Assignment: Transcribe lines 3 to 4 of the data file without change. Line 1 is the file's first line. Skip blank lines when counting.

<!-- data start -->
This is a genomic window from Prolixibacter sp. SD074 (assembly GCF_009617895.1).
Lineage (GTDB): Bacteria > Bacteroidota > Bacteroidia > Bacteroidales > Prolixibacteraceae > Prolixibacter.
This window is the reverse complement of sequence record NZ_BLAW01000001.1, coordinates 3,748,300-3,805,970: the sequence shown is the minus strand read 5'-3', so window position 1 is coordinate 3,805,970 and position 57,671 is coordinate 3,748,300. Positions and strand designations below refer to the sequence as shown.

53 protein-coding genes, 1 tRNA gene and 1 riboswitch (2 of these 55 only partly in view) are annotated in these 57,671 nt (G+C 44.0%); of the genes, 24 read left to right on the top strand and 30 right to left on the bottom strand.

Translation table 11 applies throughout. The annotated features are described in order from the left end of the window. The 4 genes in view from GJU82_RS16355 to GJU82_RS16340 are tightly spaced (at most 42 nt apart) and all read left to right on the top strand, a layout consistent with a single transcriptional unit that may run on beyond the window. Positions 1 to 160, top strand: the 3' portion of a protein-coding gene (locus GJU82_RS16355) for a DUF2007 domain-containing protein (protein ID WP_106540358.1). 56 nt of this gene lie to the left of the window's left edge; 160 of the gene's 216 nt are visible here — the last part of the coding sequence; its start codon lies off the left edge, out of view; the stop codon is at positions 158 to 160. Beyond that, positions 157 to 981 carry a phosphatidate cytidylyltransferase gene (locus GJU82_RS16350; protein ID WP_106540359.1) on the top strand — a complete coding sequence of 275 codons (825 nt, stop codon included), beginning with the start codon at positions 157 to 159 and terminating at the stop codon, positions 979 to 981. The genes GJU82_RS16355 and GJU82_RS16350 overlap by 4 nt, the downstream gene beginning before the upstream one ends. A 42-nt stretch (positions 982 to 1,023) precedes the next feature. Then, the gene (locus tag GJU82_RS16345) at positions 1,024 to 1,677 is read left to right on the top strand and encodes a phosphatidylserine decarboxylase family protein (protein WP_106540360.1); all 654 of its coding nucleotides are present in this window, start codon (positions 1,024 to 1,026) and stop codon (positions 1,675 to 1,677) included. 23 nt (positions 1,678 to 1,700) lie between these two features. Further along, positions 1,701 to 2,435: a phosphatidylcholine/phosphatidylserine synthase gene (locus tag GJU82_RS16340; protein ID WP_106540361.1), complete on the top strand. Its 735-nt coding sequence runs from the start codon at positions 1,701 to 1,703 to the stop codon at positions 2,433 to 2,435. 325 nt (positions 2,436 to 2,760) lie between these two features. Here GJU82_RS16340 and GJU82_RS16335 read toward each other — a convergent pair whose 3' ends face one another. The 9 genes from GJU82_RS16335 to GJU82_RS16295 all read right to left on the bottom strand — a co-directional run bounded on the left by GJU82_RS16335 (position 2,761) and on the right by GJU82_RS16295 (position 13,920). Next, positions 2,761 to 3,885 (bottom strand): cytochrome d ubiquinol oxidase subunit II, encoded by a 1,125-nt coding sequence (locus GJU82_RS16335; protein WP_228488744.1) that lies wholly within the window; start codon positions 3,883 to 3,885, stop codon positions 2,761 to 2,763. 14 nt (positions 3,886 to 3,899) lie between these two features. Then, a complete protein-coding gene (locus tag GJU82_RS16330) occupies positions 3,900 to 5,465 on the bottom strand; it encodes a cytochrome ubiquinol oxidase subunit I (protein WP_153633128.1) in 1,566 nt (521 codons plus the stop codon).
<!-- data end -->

This window is the reverse complement of sequence record NZ_BLAW01000001.1, coordinates 3,748,300-3,805,970: the sequence shown is the minus strand read 5'-3', so window position 1 is coordinate 3,805,970 and position 57,671 is coordinate 3,748,300. Positions and strand designations below refer to the sequence as shown.

53 protein-coding genes, 1 tRNA gene and 1 riboswitch (2 of these 55 only partly in view) are annotated in these 57,671 nt (G+C 44.0%); of the genes, 24 read left to right on the top strand and 30 right to left on the bottom strand.